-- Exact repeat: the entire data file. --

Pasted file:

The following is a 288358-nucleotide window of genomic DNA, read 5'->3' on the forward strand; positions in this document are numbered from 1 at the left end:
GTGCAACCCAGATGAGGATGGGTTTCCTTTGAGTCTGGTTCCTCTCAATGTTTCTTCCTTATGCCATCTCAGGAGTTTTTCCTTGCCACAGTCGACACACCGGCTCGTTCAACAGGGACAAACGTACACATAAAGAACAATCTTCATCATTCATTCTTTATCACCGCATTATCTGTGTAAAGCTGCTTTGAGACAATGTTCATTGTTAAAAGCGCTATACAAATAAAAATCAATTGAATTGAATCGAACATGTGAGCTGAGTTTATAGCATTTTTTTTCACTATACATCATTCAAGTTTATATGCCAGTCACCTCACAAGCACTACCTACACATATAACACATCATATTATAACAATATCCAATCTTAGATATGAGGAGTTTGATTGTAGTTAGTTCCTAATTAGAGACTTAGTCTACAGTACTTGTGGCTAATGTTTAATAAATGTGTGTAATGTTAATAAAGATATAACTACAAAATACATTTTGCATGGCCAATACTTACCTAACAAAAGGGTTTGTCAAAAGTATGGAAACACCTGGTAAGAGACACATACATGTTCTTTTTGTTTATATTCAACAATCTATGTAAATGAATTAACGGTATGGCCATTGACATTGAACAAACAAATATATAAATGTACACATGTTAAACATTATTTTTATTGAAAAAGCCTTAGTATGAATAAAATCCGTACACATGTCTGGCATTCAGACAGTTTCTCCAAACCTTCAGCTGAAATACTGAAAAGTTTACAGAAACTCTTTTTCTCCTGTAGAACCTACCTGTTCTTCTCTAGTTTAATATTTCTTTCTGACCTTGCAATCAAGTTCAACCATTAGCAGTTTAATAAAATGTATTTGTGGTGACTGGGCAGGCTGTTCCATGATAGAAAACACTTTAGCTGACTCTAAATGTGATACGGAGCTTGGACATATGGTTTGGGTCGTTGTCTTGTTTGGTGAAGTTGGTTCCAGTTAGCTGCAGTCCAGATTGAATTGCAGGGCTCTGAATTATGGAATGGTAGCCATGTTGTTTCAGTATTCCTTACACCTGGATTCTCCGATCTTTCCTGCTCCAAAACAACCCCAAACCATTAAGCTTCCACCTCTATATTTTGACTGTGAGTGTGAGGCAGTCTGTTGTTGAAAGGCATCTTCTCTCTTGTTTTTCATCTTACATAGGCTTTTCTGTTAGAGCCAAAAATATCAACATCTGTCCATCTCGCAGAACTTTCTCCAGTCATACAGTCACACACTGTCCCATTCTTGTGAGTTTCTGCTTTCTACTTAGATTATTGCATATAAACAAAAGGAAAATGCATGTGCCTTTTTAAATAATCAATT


The following is a 288358-nucleotide window of genomic DNA, read 5'->3' on the forward strand; positions in this document are numbered from 1 at the left end:
GTGCAACCCAGATGAGGATGGGTTTCCTTTGAGTCTGGTTCCTCTCAATGTTTCTTCCTTATGCCATCTCAGGAGTTTTTCCTTGCCACAGTCGACACACCGGCTCGTTCAACAGGGACAAACGTACACATAAAGAACAATCTTCATCATTCATTCTTTATCACCGCATTATCTGTGTAAAGCTGCTTTGAGACAATGTTCATTGTTAAAAGCGCTATACAAATAAAAATCAATTGAATTGAATCGAACATGTGAGCTGAGTTTATAGCATTTTTTTTCACTATACATCATTCAAGTTTATATGCCAGTCACCTCACAAGCACTACCTACACATATAACACATCATATTATAACAATATCCAATCTTAGATATGAGGAGTTTGATTGTAGTTAGTTCCTAATTAGAGACTTAGTCTACAGTACTTGTGGCTAATGTTTAATAAATGTGTGTAATGTTAATAAAGATATAACTACAAAATACATTTTGCATGGCCAATACTTACCTAACAAAAGGGTTTGTCAAAAGTATGGAAACACCTGGTAAGAGACACATACATGTTCTTTTTGTTTATATTCAACAATCTATGTAAATGAATTAACGGTATGGCCATTGACATTGAACAAACAAATATATAAATGTACACATGTTAAACATTATTTTTATTGAAAAAGCCTTAGTATGAATAAAATCCGTACACATGTCTGGCATTCAGACAGTTTCTCCAAACCTTCAGCTGAAATACTGAAAAGTTTACAGAAACTCTTTTTCTCCTGTAGAACCTACCTGTTCTTCTCTAGTTTAATATTTCTTTCTGACCTTGCAATCAAGTTCAACCATTAGCAGTTTAATAAAATGTATTTGTGGTGACTGGGCAGGCTGTTCCATGATAGAAAACACTTTAGCTGACTCTAAATGTGATACGGAGCTTGGACATATGGTTTGGGTCGTTGTCTTGTTTGGTGAAGTTGGTTCCAGTTAGCTGCAGTCCAGATTGAATTGCAGGGCTCTGAATTATGGAATGGTAGCCATGTTGTTTCAGTATTCCTTACACCTGGATTCTCCGATCTTTCCTGCTCCAAAACAACCCCAAACCATTAAGCTTCCACCTCTATATTTTGACTGTGAGTGTGAGGCAGTCTGTTGTTGAAAGGCATCTTCTCTCTTGTTTTTCATCTTACATAGGCTTTTCTGTTAGAGCCAAAAATATCAACATCTGTCCATCTCGCAGAACTTTCTCCAGTCATACAGTCACACACTGTCCCATTCTTGTGAGTTTCTGCTTTCTACTTAGATTATTGCATATAAACAAAAGGAAAATGCATGTGCCTTTTTAAATAATCAATT